Introducing Mr. Crowbar! Untold minutes of reverse engineering fun for ages 26-29!

22 October 2015

Mr. Crowbar logo

I believe that one of the best ways of allowing creativity to overcome limited technical skill is to build upon stuff that already exists. Take game modding; just try and count the number of successful games that started out as a modification of an existing one. Would these developers have gotten anywhere as far with their idea if they couldn't build on an existing engine and assets, not to mention community support? WOULD THEY?

Indeed, game modding is an important springboard for new developers to cut their teeth in a familiar setting and form a good understanding of how games work in the real world. There is, however, one rather large barrier of entry for people to start playing with the innards of their favourite game: tools. Occasionally the engine author will encourage custom content and give their developer tools out for free. But most of the time games are 100% not designed with modding in mind, leaving it up to a tiny number of skilled reverse engineers to write their own tools and share them with the community.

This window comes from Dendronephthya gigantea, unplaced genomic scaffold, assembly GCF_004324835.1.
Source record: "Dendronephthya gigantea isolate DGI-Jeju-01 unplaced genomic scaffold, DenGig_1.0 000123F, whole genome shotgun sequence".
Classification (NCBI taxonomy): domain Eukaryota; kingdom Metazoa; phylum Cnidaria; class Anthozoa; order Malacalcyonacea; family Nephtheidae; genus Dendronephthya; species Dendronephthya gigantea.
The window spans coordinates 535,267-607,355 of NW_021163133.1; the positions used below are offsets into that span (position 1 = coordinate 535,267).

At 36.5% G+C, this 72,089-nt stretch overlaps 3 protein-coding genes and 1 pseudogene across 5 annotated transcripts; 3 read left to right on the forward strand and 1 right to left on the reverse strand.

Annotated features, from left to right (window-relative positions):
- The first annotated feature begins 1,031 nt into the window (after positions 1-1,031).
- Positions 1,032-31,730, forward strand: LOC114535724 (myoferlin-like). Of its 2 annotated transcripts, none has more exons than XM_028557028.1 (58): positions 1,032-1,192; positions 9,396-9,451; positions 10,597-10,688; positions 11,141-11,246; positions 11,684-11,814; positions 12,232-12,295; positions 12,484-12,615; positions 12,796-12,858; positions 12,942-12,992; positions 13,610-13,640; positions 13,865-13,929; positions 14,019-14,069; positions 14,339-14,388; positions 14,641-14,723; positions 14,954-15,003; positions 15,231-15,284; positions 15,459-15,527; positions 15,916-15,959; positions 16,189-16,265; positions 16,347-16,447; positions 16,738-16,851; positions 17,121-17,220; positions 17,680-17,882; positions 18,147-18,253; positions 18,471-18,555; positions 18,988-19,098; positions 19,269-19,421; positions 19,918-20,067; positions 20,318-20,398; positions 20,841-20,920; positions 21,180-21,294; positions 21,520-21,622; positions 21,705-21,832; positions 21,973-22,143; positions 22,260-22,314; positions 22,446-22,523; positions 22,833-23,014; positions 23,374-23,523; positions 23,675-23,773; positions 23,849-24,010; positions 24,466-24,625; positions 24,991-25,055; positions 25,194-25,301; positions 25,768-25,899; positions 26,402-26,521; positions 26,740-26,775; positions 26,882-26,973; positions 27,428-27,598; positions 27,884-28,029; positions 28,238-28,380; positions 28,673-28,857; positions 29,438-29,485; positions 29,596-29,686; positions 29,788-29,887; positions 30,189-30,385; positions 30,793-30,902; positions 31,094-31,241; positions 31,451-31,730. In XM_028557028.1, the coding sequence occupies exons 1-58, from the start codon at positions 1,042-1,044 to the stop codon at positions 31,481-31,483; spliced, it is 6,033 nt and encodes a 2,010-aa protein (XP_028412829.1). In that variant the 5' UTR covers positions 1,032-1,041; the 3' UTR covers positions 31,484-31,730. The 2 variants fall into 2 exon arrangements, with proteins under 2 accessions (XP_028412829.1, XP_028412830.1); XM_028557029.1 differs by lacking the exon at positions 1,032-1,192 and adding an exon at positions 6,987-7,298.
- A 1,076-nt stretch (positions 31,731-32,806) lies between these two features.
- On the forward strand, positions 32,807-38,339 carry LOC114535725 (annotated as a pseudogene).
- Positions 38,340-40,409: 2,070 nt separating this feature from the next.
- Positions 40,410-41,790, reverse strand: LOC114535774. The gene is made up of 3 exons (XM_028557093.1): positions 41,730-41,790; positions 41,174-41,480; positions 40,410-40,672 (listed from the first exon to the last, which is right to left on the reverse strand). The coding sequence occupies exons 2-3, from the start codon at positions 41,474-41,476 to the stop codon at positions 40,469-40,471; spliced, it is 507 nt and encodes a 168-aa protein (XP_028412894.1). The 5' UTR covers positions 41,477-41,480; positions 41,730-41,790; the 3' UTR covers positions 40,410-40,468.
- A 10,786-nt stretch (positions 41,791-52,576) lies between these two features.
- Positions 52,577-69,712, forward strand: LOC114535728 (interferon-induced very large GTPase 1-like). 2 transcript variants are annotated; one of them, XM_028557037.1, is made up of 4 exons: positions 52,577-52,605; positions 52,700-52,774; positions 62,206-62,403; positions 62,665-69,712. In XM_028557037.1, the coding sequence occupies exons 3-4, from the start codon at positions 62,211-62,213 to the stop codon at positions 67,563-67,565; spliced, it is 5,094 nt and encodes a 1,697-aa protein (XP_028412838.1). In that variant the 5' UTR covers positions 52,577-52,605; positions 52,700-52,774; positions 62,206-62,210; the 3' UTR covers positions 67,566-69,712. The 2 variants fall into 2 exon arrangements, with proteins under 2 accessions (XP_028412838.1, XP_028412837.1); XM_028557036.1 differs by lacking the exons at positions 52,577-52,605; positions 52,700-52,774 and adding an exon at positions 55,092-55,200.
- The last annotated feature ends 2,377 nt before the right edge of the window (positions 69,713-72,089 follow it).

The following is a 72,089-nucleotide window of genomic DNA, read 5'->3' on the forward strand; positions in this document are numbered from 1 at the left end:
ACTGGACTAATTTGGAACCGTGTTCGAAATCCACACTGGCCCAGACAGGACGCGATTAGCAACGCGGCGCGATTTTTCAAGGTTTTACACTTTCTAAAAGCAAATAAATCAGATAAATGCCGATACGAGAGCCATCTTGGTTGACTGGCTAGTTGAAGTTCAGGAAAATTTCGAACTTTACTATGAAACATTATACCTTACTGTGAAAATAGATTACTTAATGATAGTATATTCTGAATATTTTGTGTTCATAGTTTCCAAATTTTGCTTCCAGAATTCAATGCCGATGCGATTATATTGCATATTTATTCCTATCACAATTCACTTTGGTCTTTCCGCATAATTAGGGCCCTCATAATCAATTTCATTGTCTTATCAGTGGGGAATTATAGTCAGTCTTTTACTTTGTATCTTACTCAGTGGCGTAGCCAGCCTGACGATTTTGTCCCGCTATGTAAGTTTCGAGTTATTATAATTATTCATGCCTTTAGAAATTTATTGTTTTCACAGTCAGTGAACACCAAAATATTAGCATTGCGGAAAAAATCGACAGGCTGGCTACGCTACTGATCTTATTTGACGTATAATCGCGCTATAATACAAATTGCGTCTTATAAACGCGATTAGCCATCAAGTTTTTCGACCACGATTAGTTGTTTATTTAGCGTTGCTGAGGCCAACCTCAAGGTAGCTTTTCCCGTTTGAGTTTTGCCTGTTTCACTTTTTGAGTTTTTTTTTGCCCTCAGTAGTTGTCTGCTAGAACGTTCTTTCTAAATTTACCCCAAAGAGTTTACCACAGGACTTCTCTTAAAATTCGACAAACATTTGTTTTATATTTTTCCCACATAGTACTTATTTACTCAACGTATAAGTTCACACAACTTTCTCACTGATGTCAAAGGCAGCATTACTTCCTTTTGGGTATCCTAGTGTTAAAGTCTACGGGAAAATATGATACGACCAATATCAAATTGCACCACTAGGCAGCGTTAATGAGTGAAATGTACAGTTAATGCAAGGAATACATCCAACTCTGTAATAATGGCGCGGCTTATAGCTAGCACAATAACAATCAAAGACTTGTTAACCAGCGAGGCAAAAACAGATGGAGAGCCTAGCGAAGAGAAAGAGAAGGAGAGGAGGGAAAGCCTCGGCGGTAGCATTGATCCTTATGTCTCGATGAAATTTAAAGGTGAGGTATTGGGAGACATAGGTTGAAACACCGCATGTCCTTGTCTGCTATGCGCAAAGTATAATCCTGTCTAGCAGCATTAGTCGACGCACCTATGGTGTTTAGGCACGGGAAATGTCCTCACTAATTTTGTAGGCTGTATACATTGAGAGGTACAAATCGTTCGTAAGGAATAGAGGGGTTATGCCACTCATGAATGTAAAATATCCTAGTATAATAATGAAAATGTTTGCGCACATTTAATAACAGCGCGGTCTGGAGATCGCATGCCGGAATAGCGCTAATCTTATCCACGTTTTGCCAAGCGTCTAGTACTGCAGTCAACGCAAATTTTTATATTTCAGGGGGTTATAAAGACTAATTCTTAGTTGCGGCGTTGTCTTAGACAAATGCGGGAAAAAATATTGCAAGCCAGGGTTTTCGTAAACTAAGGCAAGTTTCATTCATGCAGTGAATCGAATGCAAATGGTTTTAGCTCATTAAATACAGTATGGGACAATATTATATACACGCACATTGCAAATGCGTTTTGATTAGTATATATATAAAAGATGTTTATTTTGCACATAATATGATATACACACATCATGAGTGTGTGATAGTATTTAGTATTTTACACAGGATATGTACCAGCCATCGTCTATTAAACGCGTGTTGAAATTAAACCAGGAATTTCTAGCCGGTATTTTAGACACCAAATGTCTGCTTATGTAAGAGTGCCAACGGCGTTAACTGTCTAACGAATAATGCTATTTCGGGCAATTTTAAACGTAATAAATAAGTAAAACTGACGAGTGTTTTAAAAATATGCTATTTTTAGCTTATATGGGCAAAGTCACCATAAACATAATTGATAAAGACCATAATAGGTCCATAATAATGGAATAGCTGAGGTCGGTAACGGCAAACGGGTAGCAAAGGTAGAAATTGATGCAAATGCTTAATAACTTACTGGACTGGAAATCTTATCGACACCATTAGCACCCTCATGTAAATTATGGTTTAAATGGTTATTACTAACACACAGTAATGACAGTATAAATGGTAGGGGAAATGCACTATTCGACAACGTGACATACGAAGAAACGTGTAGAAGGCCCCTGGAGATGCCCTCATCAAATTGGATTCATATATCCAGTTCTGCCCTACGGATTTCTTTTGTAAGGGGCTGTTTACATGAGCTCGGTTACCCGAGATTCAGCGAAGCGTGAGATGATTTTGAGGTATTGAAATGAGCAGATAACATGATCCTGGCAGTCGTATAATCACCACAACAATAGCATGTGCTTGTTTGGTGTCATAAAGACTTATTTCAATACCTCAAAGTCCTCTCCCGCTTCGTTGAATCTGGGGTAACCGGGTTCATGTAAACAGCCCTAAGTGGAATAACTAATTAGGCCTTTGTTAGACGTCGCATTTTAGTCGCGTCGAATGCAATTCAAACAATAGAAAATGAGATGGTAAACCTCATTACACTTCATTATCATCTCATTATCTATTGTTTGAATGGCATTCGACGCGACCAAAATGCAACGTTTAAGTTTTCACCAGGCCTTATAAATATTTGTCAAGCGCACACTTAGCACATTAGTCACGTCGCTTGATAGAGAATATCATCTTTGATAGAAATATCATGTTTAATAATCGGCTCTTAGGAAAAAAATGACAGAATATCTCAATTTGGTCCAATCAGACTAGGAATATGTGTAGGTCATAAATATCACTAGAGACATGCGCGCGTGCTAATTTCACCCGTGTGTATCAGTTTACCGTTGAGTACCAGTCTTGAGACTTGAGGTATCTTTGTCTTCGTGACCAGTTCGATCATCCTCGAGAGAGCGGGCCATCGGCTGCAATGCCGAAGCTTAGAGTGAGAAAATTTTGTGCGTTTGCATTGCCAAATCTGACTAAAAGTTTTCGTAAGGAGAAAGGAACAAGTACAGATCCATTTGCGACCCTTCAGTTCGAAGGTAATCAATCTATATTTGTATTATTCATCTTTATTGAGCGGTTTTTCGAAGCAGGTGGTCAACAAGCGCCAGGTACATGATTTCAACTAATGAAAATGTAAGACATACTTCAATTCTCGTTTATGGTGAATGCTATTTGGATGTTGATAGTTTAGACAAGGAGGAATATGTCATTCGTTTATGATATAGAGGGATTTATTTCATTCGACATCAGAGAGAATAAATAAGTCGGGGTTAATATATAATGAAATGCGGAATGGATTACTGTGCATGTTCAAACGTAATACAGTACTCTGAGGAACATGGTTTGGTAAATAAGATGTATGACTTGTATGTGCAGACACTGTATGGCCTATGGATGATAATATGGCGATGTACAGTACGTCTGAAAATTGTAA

And these tools? Sometimes they'll let you edit stuff, sometimes only view. Sometimes they will be open source, sometimes not. Sometimes they'll be actively maintained, sometimes a rando will post an EXE on a forum then vanish off the face of the planet. Sometimes there won't even be a tool; just some old C code, or a meticulously-put-together yet scabby text file from the bulletin board age describing the file format. There's no standard!